Making a delicious cup of tea is something my family wish I could do, but alas it’s either too milky or just too strong, so in the quest to make the best cuppa I could, my research lead me to the UK Tea & Infusions Association site

How to make the perfect cuppa!

• Firstly, buy and use a good quality teabag or loose leaf tea
• Store the tea in a cool, dry place and avoid placing it next to strongly flavoured or perfumed foods
• Always use freshly drawn water preferably filtered water when preparing tea or herbal infusions
• Check with your water board to see if you are in a hard or soft water area as this can affect the taste of your tea. If you can, install a water filter in your kitchen for cooking and drinking, but if that is not possible go for a water filter that you can store in the fridge
• The water temperature for black tea should be around 90 – 98 degreesC and for green tea, slightly lower at 80 degreesC. Most tea manufacturers will put their own recommendations on the back of the packet, so have a check of those too, to make the right decision
• Remember the hot water “energises” the tea leaf and extracts all the character from it because it contains oxygen and this is reduced the more times you boil the kettle. Being environmentally friendly only boil the amount of water you need – less energy used ☺
• Measure out your tea, use 1 tea back or 1 rounded teaspoon of loose tea for each cup served
• Allow the tea to brew to the recommended times on the back of the packet or take a look at the table below as a guide. Then pour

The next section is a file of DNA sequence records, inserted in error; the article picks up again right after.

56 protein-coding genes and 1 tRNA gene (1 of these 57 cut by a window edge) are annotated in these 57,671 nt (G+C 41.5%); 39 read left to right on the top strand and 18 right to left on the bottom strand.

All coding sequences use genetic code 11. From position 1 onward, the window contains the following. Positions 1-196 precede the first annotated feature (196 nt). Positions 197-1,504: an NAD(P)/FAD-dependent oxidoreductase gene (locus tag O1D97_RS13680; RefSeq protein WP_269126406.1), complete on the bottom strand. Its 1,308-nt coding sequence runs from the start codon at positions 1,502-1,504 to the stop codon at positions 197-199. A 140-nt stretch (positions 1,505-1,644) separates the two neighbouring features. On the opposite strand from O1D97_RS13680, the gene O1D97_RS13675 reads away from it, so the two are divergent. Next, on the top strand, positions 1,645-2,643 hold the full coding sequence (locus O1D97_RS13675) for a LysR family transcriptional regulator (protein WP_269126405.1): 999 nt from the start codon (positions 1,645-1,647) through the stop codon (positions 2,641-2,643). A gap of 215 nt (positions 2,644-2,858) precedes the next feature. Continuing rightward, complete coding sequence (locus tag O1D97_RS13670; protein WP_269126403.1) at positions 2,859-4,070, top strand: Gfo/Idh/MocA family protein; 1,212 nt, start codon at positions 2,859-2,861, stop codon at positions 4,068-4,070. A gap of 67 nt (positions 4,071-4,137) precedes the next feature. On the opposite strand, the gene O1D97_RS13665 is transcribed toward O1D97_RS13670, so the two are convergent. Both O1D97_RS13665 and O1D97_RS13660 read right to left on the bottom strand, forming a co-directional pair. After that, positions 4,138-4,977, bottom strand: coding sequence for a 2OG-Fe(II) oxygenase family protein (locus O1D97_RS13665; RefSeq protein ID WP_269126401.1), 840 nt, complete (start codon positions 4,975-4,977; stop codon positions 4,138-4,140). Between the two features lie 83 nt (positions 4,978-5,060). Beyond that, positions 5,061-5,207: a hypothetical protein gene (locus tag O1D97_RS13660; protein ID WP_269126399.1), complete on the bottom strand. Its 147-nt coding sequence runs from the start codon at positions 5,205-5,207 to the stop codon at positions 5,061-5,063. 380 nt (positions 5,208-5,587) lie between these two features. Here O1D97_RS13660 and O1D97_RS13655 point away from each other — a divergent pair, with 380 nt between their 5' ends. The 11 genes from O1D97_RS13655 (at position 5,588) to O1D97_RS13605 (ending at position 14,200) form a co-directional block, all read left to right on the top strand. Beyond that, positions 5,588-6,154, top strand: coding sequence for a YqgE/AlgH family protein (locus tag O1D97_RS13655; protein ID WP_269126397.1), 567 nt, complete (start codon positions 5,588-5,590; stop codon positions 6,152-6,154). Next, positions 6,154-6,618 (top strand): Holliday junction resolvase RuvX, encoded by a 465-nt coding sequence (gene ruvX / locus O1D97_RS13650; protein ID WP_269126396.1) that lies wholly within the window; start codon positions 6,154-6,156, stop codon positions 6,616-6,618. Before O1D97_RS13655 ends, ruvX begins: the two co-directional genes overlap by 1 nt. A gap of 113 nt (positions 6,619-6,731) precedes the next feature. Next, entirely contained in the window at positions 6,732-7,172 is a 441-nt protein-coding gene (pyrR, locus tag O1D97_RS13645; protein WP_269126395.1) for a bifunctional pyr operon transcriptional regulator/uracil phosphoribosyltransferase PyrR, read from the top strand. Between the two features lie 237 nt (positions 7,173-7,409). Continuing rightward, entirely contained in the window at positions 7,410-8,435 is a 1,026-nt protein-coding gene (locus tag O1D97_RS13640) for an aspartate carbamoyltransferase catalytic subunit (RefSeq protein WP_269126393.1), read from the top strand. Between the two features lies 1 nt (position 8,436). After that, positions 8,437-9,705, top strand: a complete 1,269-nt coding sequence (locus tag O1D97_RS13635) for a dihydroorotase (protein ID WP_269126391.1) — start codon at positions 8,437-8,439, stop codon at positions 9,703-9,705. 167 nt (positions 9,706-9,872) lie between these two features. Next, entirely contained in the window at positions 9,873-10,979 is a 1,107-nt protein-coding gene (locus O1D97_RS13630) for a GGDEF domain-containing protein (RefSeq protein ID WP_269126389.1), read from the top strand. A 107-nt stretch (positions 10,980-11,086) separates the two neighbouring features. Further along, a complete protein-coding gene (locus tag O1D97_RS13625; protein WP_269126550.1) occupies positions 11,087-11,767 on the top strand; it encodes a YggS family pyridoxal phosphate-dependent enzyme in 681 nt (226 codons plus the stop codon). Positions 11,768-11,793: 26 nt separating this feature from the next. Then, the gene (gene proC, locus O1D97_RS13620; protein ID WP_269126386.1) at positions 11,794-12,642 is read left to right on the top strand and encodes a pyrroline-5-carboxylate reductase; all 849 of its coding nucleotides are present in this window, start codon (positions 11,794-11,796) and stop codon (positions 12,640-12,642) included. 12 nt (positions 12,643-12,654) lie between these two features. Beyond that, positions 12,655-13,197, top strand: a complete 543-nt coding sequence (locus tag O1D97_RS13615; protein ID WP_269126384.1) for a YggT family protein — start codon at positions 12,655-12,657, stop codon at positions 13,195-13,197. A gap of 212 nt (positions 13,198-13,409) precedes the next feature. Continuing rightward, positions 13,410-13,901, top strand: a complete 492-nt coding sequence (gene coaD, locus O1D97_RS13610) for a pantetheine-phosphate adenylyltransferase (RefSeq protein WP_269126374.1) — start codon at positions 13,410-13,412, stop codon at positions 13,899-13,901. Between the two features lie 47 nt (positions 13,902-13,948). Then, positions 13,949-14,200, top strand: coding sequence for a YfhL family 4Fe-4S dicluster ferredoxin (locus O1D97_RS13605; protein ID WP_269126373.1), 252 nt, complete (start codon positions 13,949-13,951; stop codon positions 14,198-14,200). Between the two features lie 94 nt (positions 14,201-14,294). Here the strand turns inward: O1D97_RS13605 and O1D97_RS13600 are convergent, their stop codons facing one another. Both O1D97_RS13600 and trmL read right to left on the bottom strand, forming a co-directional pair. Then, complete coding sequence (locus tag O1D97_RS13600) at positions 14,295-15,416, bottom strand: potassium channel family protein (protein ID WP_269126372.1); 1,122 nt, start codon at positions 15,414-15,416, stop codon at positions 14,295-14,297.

• If you brew your tea from a bag in a mug, remember to add the milk last for the best results
• Although it’s your personal preference that counts when it comes to making and enjoying tea, most tea experts suggest you remove the bag after the suggested brew times and before adding the milk

Listed below are just a few of the most popular teas and their brew times:

Assam from India is a Black tea with a brew time of 3 – 4 mins – enjoy with/without milk
Cylon Uva from Sri Lanka is a Black tea with a brew time of 3 mins – enjoy with/without milk
Cylon Dimbula from Sri Lanka is a Black tea with a brew time of 3 – 4 mins – enjoy with/without milk
Darjeeling from India is an Black tea with a brew time of 3 – 4 mins – enjoy without milk
Earl Grey from a variety of areas is a Black tea with a brew time of 3 – 4 mins – enjoy with/without milk
Jasmine from China is a Green tea with a brew time of 2 -3 mins – enjoy without milk
Kenyan tea from Kenya is a Black tea with a brew time of 3 – 4 mins – enjoy with milk
Lapsang Souchong from China/Taiwan is a Black tea with a brew time of 4 – 5 mins – enjoy without milk
Oolong tea is from China/Taiwan with a brew time of 3 – 5 mins – enjoy without milk

How to dispose of teabags

As my previous article suggests, your current choice of teabag may not be recyclable or compostable due to the plastic content it may contain. It is estimated that 1% of a typical teabag’s weight will be plastic (approximately 0.04g). Increasingly we are seeing tea manufacturers switching to PLA (polylactic acid) a renewable and sustainable bio-plastic derived from plants and is biodegradable.

An important point to remember is that a biodegradable isn’t the same as garden-compostable. A biodegradable teabag will need to be warmed to the right temperature and mixed with the right microorganisms to fully biodegrade, so if you have biodegradable tea or teabags, pop them in the green or brown bins, your council provide. They have industrial composters that will do the trick on a large scale. Tea bags containing plastic need to go in the general waste bin unfortunately ☹

If you would like to put tea on your garden compost, it is recommend that you can speed up the process by ripping open the bags before placing the spent tea leaves on your compost heap and disposing of the teabag paper separately in your bin.

Hope you enjoy this article ☺

Thanks to The UK Tea & Infusions Association